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Division of Radiologic Science alumna Amita Bollapragada ’20 began to volunteer with the Crisis Text Line just as the COVID-19 pandemic began. Bollapragada, who had an interest in volunteering with the nonprofit prior to the pandemic, said the experience has given her insight as a future health care provider.

Following a 60-hour training, Bollapragada completed her first text conversation as a crisis counselor at the outbreak of the COVID-19 pandemic. The rigorous training included learning from mental health professionals, engaging in simulated conversations, and learning about resources offered by the Crisis Text Line.

During her time at UNC-Chapel Hill, Bollapragada served with UNC Student Government as part of a mental health committee. Both experiences have influenced her interest in psychology, neuroscience, and potentially medical school.

As a student, Bollapragada specialized in MRI and has an interest in functional MRI, or fMRI, which helps providers learn more about a patient’s brain activity, such as emotion.

“I’m so grateful that I found this opportunity to volunteer. I think it’s a perfect way during COVID to give back when we can’t be able to physically be with people,” Bollapragada said.

During a typical four-hour shift, she texts with clients around the world and averages two to three conversations, which typically last 45 minutes or longer. Since the pandemic began, Bollapragada said the Crisis Text Line has experienced an uptick in working with people who face anxiety, depression, and even suicide.

“We focus on identifying their goal and on collaborative problem solving,” she said. “We want to empower them and make sure they are able to handle this and make them feel supported.” In the event of an emergency, Bollapragada is able to contact emergency services, an experience she first had two weeks ago.

While crisis counselors do not know the outcomes of their text conversations with clients, they are able to share resources with them, such as options for long-term counseling. They also discuss coping mechanisms and can orchestrate referrals.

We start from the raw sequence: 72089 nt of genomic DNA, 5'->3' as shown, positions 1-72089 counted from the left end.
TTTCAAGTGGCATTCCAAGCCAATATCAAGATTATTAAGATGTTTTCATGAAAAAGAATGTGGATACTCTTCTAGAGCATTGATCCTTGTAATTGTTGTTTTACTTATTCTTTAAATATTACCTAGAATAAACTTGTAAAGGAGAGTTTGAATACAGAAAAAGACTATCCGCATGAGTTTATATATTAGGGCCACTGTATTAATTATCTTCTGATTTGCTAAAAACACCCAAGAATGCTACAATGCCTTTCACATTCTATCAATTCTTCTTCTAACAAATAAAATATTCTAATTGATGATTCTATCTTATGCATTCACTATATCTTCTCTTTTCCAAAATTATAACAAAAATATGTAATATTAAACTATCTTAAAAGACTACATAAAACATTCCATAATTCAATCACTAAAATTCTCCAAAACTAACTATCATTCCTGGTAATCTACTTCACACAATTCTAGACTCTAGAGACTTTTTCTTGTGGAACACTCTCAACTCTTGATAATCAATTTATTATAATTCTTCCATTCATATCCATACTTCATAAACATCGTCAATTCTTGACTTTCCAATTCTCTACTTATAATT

Several of her conversations have also focused on feelings of isolation and domestic violence. According to Crisis Text Line, 75 percent of its clients report isolation, a figure which is up 70 percent from three weeks ago. Similarly, 67 percent feel more anxious than they did prior to the pandemic.

Bollapragada, who is from Cary, North Carolina, hopes to move Atlanta, Georgia, to work at a spine center as a radiologic technologist.

As a future health care provider, Bollapragada said she has learned communication and listening skills, which have instilled empathy.

“It’s given me a more holistic perspective to health care,” Bollapragada said. “Of course, as radiologic science students, we are empathetic and compassionate toward the patients we interact with, but I think this has given me that much more of an understanding of how much else can be going on in a patient’s life.”

Bollapragada said she Crisis Text Line community supports its crisis counselors well; for instance, several counselors reached out to message her well wishes before her first shift. She said the organization also emphasizes self care and gives counselors the opportunity to debrief if they have a tougher conversation with a client.

To reach out to the Crisis Text Line, text HOME to 741741.

The Division of Radiologic Science is housed in the Department of Allied Health Sciences.